6. Have a clear-out of the meetings you attend.
    If you don’t know what the meeting is achieving, or don’t feel it is very efficient, then tell the chair. If they don’t care – resign. If you are the chair – get it sorted.
  7. Make a vow never to censor yourself when a really simple question bubbles up in your mind.
    Those questions – the ones that feel stupid – are often the key that needs to be inserted into the lock of some problem that no one has yet properly spotted. Asking it of yourself, or of others, could free up hours and hours of time by creating a new way forward. The little question ‘must we?’ has revolutionary potential, as do ‘why?’ or ‘why now?’, as kids know. (Sometimes, of course your question might actually be stupid, but who cares. It might give everyone a laugh and that is always energizing.
  8. Invest yourself deeply in something that can only be done slowly.
    One of the best ways to de-bug your busyness is to step aside from the time management mania into something slow. Playing or listening to music is good (don’t speed it up) so too is cooking or gardening, as are most things that come under the heading ‘spirituality’. (Use that timer to ensure you give these things long enough.)
  9. Limit the amount of time you spend on social media.
    They can easily become anti-social media and remove you from contact with the people around you. Like everything modern, they can easily drag you out of the present moment or even become addictive. Speaking of which, let me stop right there.

Happy New Year!

P.S For a load more ideas about how to grow in time wisdom and get out of the busyness trap have a quick look at my book Beyond Busyness

P.P.S. If you liked any of that you might also like this from the Digital Nun.

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It has been a few years in the making, but this week my book about ‘Time Wisdom’ was published.

It has been fun to work on and it is great that it is out there. It is based on 28 very short ‘sessions’ (one for each day of the month) and is my attempt to blend some of the things that the best time-management gurus say with the spirituality and theology of time.

Until recently my favorite time saying was the Irish proverb which runs, ‘when God made time, he made plenty’. But the thought going round in my mind now is, ‘Complaining that there are not enough hours in the day is as sensible as grumbling about the temperature of the sun or the diameter of plant earth’.  Time is a fundamental aspect of the universe. There can be neither not enough nor too much.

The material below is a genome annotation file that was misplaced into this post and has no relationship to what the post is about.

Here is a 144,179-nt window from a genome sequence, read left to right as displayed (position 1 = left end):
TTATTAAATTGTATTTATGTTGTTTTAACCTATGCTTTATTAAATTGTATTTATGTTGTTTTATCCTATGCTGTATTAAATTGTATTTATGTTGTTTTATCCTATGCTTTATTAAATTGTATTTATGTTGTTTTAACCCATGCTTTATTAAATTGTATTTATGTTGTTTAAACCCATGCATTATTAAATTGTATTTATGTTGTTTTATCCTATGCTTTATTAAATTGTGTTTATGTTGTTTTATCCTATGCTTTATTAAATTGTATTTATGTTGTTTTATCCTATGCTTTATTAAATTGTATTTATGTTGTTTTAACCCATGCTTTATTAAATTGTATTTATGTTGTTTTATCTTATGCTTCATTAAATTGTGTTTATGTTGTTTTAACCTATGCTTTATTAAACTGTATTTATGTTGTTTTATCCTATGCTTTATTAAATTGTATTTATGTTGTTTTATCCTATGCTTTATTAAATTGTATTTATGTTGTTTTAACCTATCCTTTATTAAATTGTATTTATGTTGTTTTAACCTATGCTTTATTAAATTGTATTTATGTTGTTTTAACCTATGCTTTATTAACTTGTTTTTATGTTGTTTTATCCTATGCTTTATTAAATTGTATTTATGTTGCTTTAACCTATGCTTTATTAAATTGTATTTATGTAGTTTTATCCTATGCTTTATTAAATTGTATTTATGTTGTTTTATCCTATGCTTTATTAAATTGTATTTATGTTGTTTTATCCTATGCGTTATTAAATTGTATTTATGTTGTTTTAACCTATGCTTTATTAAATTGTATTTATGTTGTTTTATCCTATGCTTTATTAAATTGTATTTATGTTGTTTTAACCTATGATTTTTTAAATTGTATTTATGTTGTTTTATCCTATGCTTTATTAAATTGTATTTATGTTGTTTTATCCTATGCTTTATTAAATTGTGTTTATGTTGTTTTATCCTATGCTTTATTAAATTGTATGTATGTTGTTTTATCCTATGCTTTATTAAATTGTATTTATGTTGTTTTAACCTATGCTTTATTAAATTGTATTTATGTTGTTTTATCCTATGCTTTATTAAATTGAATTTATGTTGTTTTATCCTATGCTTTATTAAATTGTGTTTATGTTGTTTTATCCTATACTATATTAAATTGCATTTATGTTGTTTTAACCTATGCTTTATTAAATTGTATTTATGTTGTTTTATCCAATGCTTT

Towards the end of the book I mention the Corpus Clock in Cambridge, which is shown in the illustration. This is one of the few clocks in the world designed to highlight some of the subjective features of time: the strange-looking grasshopper is what the inventor John Taylor calls a ‘Chronophage’, literally a time-eater which winks at you as it gobbles up the seconds of your life. Also, the Corpus Clock is only accurate once every five minutes; reflecting our experience that time speeds up and slows down.

English: Corpus Clock at Corpus Christi Colleg...

English: Corpus Clock at Corpus Christi College, Cambridge (Photo credit: Wikipedia)

To help me write this book – and indeed to help me get through life – I am using the idea not of time management but time wisdom. I suggest that it is only by being aware of many dimensions of the reality and experience of time that we can be comfortable and effective.  We can’t manage time, but we can be wise about it.

The book is intended for clergy and the illustrations are taken from ministerial life. That is deliberate, as it seems to me (and I should know) that ordinary time management often does not work in that context. But there is plenty in it for anyone who has a lot of choices to face and who is tempted to feel that there are not enough hours in the day. Anyone who wants to get beyond busyness.

So, if you are not too busy – check out the book.

And if you are too busy – check out the book.